About the Foundation for Public Code

Milestones

We use milestones to plan our work around and set priorities. Milestones replace what other organisations would call ‘projects’ by focussing on the key achievements over certain deliverables.

Milestones have an owner and can have a due date.

Upcoming milestones:

  • Hire codebase steward for community @bvhme
  • Hire codebase steward for quality @bvhme
  • Hire codebase steward for support @bvhme
  • Found association 2019-05-30 @bvhme
  • Standard v0.2.0 @elenafdr
  • First member @nebster
  • First national-level intention agreement @nebster
  • First national-level member @nebster
  • First supranational-level intention agreement @nebster
  • First supranational-level member @nebster
  • First non-European intention agreement @nebster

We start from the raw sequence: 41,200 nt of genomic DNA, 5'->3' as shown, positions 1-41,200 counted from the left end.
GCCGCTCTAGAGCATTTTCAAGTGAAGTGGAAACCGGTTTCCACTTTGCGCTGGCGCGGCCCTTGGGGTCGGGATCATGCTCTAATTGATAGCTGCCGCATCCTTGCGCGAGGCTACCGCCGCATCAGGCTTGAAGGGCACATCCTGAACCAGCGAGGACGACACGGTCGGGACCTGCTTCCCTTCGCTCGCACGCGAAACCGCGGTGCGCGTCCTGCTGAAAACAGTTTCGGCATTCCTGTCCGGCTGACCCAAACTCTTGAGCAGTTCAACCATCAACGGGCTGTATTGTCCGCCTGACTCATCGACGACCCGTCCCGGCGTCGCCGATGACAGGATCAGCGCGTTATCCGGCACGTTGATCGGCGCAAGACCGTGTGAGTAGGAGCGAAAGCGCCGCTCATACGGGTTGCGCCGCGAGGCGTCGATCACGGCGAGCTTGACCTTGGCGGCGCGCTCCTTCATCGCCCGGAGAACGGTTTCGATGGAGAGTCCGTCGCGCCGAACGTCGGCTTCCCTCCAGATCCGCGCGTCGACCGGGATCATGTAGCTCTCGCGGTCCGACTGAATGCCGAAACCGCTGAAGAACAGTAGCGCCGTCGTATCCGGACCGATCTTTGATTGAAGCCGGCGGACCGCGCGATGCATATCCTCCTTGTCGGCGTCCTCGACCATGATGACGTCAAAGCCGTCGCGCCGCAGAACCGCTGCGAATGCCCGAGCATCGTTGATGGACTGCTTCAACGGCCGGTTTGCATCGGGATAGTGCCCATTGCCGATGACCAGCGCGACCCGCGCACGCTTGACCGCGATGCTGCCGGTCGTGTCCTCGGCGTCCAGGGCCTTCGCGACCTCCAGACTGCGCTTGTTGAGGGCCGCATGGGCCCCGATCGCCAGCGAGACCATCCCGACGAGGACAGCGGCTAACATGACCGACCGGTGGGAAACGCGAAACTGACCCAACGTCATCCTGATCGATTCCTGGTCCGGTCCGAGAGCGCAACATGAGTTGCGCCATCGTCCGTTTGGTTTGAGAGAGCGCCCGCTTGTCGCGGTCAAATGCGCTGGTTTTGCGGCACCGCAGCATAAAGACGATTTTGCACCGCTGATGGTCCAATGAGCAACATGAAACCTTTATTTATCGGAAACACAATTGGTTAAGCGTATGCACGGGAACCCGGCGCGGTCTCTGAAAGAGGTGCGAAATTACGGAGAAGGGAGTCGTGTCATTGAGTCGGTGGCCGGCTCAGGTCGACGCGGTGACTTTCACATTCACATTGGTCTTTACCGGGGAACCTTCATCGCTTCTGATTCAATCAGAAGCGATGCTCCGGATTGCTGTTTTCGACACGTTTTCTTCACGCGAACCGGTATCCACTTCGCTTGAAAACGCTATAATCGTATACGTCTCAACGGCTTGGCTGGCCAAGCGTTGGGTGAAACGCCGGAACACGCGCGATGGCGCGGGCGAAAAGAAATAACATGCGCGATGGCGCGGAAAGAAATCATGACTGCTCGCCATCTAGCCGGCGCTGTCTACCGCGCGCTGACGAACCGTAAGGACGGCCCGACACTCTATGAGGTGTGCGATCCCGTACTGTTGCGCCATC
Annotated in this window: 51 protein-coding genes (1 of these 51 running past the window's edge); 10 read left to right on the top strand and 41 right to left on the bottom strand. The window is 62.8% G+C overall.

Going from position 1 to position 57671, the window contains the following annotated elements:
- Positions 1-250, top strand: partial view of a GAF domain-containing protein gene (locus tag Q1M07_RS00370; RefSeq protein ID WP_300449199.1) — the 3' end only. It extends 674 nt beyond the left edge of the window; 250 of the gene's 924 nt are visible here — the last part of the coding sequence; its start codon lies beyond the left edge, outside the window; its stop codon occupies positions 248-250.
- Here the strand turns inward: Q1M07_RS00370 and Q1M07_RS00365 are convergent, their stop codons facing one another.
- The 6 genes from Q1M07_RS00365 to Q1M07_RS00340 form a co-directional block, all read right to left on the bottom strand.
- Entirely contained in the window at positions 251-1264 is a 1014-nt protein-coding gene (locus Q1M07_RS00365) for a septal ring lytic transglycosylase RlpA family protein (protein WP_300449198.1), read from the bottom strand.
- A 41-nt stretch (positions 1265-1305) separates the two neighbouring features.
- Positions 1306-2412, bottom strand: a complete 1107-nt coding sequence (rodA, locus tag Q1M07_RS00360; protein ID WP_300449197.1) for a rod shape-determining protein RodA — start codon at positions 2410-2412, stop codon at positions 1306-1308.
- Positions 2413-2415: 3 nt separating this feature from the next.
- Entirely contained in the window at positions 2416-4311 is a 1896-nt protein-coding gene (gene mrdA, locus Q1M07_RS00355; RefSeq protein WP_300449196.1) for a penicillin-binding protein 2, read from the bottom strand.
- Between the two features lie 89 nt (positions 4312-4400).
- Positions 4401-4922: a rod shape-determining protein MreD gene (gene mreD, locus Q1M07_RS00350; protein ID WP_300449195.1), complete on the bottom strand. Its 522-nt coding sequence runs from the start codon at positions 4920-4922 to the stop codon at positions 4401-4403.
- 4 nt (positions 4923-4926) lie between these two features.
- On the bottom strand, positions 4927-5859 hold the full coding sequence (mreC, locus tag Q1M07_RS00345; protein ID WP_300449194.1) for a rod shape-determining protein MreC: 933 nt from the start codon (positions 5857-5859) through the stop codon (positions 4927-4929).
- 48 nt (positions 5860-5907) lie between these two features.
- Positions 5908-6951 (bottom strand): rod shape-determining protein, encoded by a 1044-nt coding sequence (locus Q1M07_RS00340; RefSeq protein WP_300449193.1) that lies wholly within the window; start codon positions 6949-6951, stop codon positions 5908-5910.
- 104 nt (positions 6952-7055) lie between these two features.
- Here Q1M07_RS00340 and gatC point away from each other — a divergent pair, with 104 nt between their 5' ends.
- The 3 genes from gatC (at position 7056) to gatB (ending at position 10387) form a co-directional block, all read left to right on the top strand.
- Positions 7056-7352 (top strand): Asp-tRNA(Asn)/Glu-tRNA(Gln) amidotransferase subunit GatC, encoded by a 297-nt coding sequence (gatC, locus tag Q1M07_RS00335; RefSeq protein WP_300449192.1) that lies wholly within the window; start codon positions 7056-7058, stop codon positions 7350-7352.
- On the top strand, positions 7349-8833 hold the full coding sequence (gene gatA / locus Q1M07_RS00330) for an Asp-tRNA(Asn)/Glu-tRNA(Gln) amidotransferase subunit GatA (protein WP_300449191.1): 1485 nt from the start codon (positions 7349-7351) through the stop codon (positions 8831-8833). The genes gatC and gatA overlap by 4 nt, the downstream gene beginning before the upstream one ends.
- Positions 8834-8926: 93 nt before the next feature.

• First non-European member @nebster
  • First Public Code conference @elenafdr
  • First business case and value/impact model published @clausmullie
  • First codebase in Assessment @clausmullie
  • First codebase in Incubation @clausmullie
  • Standard v1.0.0 @elenafdr
  • First codebase in Mature / Product @elenafdr
  • First reuse of Mature codebase or product @clausmullie
  • First third party contributor on a codebase @clausmullie
  • First third party maintainer on a codebase @clausmullie
  • First member contribution @nebster
  • First non-director gift @nebster
  • First non-director grant @nebster
  • Standard v2.0.0 @elenafdr

How to use milestones

Milestones can be used in GitHub, they can be added to issues as well as pull requests which makes it easier to find and version things.

In our office we have a wall with the milestones on it.

How to add a milestone

  1. Add a milestone to the GitHub repository where possible
    • Mention the owner in the description
    • Set the due date if available
  2. Add the milestone to the list above
    • Add an owner
    • Add a due date if available
    • Link to the repository milestone
  3. Update the milestone wall in the office